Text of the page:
Women make up approximately half of the workforce in the United States. Therefore, it might follow that women’s health needs should significantly shape company benefits and policies. However, this is not always the case. Throughout a life cycle, most biological women can experience the three M’s (menstruation, maternity and menopause) all of which require specific benefit and healthcare support. Not only are these resources hard to come by, if they exist, but the topics themselves are rarely discussed for fear of being saddled with stigmas and negative impact on career trajectories.
In 1953, I Love Lucy followed its star, Lucille Ball, through her real-life pregnancy. Despite the storyline, the word “pregnant” was never said, as it was considered too “sexually suggestive" at the time. Even up until 1985, mentioning a woman's “period” on tv was verboten. While progress has been made in the last 38 years, we still have a long way to go. At TriNet, we are changing the lens through which we view the three M’s and challenging others to rise to the occasion. We want to normalize and validate women’s experiences and start the important conversations that enable women to thrive.
Workplace policies that benefit and support women not only highlight how your company values diversity, equity and inclusion (DE&I), but they are also good for business. Let’s break this down. Data suggests that women are more likely than men to take time away from work to care for others. Policies such as flex arrangements (including paid parental leave and telecommuting) and childcare assistance help to attract talent, decrease turn over (including the associated cost) and reduce absenteeism. Shifting gears to the human side, these types of initiatives make your employees feel seen as individuals who (as we all do) need support to reach their maximum potential. Now, let’s dig into the “three M’s.”
Menstruation is a part of most biological women’s lives and can be accompanied by an array of symptoms including (but not limited to) headache, fatigue, bloating, abdominal or pelvic cramping and low back pain. Although commonplace for a large percentage of the workforce, this regular occurrence is rarely, if ever, discussed. Menstrual leave has existed in various forms around the world for at least a century: the Soviet Union introduced a national policy in 1922, Japan in 1947 and Indonesia in 1948, but it is still rare. The town of Saint-Ouen, just north of Paris, France, is now granting up to two days of paid leave per month for period pain. Outside of these few exceptions, women push through symptoms, which can range from mild to severe, and are hesitant to speak up for fear of being seen as weak, unreliable or unable to perform.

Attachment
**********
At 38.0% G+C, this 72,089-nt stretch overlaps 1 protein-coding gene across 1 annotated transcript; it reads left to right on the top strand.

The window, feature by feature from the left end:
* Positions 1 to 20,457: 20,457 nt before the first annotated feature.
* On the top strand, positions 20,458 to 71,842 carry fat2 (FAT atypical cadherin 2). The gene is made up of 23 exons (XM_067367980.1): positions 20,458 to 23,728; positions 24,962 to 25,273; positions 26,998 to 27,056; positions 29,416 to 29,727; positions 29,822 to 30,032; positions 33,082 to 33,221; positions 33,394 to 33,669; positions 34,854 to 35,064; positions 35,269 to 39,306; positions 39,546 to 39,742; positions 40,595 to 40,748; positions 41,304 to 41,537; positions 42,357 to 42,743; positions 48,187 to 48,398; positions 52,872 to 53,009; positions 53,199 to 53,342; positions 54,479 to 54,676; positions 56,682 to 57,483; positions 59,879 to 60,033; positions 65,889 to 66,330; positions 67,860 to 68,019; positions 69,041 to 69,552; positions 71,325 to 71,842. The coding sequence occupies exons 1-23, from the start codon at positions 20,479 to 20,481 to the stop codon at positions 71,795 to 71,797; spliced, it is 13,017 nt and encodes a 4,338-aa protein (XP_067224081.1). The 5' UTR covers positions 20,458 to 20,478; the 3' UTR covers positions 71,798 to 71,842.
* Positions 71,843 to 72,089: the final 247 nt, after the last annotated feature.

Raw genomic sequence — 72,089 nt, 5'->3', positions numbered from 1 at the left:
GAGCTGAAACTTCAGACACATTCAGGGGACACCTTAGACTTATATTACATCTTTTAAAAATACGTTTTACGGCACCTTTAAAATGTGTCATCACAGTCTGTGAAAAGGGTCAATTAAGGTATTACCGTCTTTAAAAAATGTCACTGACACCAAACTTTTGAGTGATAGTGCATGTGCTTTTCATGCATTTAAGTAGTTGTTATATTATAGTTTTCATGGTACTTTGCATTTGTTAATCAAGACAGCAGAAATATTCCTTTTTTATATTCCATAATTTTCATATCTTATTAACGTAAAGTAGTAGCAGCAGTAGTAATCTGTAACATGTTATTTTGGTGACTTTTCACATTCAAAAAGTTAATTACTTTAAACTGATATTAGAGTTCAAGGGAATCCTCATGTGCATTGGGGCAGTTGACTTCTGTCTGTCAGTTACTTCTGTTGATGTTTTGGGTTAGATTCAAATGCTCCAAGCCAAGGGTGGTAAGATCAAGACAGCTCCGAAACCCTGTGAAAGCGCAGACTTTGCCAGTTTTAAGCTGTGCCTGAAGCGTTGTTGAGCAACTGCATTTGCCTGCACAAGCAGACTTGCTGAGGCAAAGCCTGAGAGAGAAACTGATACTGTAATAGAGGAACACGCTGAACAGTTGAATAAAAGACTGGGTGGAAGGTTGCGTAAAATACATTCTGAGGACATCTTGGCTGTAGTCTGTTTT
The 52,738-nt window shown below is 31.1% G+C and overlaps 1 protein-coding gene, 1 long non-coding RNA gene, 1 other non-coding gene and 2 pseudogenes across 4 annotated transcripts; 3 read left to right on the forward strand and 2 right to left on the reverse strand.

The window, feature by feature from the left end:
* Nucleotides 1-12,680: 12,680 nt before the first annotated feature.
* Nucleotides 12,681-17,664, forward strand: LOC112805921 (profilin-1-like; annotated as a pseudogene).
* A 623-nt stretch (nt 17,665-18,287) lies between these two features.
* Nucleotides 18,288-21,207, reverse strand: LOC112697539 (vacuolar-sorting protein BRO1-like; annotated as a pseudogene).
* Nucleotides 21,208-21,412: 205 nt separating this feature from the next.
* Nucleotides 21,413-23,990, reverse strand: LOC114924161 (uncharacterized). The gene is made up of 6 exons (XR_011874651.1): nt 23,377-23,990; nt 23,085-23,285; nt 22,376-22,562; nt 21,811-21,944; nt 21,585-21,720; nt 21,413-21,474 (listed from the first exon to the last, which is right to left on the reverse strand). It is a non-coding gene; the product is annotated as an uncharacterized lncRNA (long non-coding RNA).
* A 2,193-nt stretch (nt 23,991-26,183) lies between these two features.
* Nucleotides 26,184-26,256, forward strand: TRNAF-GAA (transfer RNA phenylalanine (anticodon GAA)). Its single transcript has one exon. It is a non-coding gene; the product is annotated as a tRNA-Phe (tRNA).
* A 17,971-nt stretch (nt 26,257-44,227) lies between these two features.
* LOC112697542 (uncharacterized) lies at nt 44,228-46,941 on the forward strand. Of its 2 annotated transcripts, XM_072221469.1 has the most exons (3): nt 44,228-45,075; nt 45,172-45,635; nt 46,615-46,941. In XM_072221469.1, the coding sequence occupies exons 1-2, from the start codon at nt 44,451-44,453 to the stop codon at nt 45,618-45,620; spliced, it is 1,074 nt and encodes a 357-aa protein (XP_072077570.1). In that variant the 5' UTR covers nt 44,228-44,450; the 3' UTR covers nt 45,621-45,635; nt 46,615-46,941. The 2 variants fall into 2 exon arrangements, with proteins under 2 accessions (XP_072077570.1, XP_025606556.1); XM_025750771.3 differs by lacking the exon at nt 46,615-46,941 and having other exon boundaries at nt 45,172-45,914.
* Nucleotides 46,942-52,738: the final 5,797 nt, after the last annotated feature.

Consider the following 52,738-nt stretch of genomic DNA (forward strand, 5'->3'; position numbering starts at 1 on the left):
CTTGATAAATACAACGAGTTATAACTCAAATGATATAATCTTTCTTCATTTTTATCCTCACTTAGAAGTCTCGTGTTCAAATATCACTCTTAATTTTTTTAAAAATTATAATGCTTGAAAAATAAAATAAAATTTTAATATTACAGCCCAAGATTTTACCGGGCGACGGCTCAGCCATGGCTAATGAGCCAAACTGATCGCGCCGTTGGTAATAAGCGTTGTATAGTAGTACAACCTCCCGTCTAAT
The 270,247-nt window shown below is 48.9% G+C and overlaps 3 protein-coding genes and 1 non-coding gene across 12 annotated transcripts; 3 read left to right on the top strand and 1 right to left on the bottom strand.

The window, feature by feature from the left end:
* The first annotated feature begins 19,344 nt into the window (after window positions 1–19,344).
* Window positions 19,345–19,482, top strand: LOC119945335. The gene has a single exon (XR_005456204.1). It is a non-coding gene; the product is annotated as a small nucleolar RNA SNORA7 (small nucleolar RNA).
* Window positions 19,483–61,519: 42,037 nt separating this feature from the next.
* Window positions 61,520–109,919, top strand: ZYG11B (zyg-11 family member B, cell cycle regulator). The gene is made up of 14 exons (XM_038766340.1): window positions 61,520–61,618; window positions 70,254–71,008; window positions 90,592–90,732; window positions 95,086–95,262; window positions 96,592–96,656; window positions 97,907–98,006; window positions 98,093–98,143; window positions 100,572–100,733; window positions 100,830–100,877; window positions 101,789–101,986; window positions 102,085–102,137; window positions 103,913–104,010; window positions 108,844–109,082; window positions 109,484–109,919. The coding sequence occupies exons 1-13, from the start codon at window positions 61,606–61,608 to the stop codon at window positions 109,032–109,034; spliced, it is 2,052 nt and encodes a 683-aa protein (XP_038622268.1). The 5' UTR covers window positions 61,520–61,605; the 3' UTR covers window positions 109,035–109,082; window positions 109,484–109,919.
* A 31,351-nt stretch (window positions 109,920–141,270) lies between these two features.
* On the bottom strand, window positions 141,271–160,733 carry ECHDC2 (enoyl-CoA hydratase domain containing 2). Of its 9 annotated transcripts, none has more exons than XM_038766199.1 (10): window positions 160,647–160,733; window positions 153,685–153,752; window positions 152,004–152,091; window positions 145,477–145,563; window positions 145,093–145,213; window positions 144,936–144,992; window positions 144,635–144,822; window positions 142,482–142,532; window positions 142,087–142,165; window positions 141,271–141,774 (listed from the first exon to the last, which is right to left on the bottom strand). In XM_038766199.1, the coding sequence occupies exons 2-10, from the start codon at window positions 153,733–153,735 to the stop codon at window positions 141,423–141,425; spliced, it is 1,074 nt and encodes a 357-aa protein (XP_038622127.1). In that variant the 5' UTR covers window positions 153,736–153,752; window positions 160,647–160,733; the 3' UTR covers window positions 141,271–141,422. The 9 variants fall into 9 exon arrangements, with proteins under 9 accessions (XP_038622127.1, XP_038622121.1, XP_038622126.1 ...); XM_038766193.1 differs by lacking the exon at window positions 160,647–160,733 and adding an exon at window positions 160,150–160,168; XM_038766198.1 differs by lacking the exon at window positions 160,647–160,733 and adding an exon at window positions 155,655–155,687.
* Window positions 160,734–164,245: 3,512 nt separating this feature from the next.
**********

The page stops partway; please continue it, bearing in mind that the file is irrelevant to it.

Becoming a parent, whether for the first or fifth time, is hard. Prenatal and maternity programs and paid parental leave do exist in the US but are far from universal. Many parents-to-be are unaware of these programs that offer support, from conception through pregnancy, to the delivery room and beyond. Paid parental leave, another driver of employee engagement and satisfaction, varies depending on state and company. And data shows that paid parental leave pays off. U.S. states that have implemented paid-leave policies found a 20 percent reduction in the number of female employees leaving their jobs in the first year after giving birth, and up to a 50 percent reduction after five years. These programs and policies show employees that you value them beyond the job they do.
Perimenopause and menopause are a normal part of aging for biological women, yet these subjects are so taboo that many women do not know that perimenopause even exists. Misinformation and myths around perimenopause and menopause keep women from getting the care they deserve from their healthcare providers. Memory lapse, mood change, night sweats and insomnia are some of the symptoms women ignore or hide while at the workplace for fear of being ridiculed, stereotyped, stigmatized or seen as incompetent. Research shows that one in ten women have actually left a job due to their symptoms.
The conversation begins with you. Prioritizing gender equality and offering benefits that support women is a win-win. These policies optimize the talent you have while attracting the next generation of trail blazers. If these conversations are not already part of your culture, today is the day to begin. Make your current policies and benefits well known and easy to use without fear of stigma, lost opportunity or retribution. Let’s frameshift how we view using existing benefits and empower women to feel their best. Healthy and happy employees can improve morale, culture and your bottom line.
While many of these policies cannot be implemented immediately, you can begin with the following:
Be the advocate for women in the workplace and let them know YOU SEE THEM!
TriNet customers have access to many of the benefits noted in this article and we can offer best practices on how to navigate questions that might arise. Reach out to a TriNet representative today to learn more!
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